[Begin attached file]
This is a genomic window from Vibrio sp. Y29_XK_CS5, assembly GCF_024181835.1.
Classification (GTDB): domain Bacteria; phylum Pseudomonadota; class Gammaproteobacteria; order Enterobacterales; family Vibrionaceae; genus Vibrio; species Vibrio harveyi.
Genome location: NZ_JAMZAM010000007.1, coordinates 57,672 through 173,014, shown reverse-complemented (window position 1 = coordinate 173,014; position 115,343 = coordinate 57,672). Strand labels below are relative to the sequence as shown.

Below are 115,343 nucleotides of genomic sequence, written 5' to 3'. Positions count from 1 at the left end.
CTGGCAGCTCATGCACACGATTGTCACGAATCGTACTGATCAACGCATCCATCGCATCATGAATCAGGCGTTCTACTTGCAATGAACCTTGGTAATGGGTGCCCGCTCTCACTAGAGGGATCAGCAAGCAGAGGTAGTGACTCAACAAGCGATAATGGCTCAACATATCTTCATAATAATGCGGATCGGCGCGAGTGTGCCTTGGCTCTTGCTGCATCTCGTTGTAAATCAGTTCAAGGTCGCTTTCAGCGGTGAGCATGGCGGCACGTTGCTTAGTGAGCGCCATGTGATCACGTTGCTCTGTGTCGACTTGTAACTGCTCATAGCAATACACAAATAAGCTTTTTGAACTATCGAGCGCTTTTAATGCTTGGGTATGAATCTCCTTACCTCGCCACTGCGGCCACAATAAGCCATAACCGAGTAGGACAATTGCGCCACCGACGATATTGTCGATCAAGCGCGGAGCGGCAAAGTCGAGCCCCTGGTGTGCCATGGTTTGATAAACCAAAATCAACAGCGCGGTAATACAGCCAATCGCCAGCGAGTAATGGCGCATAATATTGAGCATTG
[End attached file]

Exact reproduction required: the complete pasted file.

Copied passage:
This is a genomic window from Vibrio sp. Y29_XK_CS5, assembly GCF_024181835.1.
Classification (GTDB): domain Bacteria; phylum Pseudomonadota; class Gammaproteobacteria; order Enterobacterales; family Vibrionaceae; genus Vibrio; species Vibrio harveyi.
Genome location: NZ_JAMZAM010000007.1, coordinates 57,672 through 173,014, shown reverse-complemented (window position 1 = coordinate 173,014; position 115,343 = coordinate 57,672). Strand labels below are relative to the sequence as shown.

Below are 115,343 nucleotides of genomic sequence, written 5' to 3'. Positions count from 1 at the left end.
CTGGCAGCTCATGCACACGATTGTCACGAATCGTACTGATCAACGCATCCATCGCATCATGAATCAGGCGTTCTACTTGCAATGAACCTTGGTAATGGGTGCCCGCTCTCACTAGAGGGATCAGCAAGCAGAGGTAGTGACTCAACAAGCGATAATGGCTCAACATATCTTCATAATAATGCGGATCGGCGCGAGTGTGCCTTGGCTCTTGCTGCATCTCGTTGTAAATCAGTTCAAGGTCGCTTTCAGCGGTGAGCATGGCGGCACGTTGCTTAGTGAGCGCCATGTGATCACGTTGCTCTGTGTCGACTTGTAACTGCTCATAGCAATACACAAATAAGCTTTTTGAACTATCGAGCGCTTTTAATGCTTGGGTATGAATCTCCTTACCTCGCCACTGCGGCCACAATAAGCCATAACCGAGTAGGACAATTGCGCCACCGACGATATTGTCGATCAAGCGCGGAGCGGCAAAGTCGAGCCCCTGGTGTGCCATGGTTTGATAAACCAAAATCAACAGCGCGGTAATACAGCCAATCGCCAGCGAGTAATGGCGCATAATATTGAGCATTG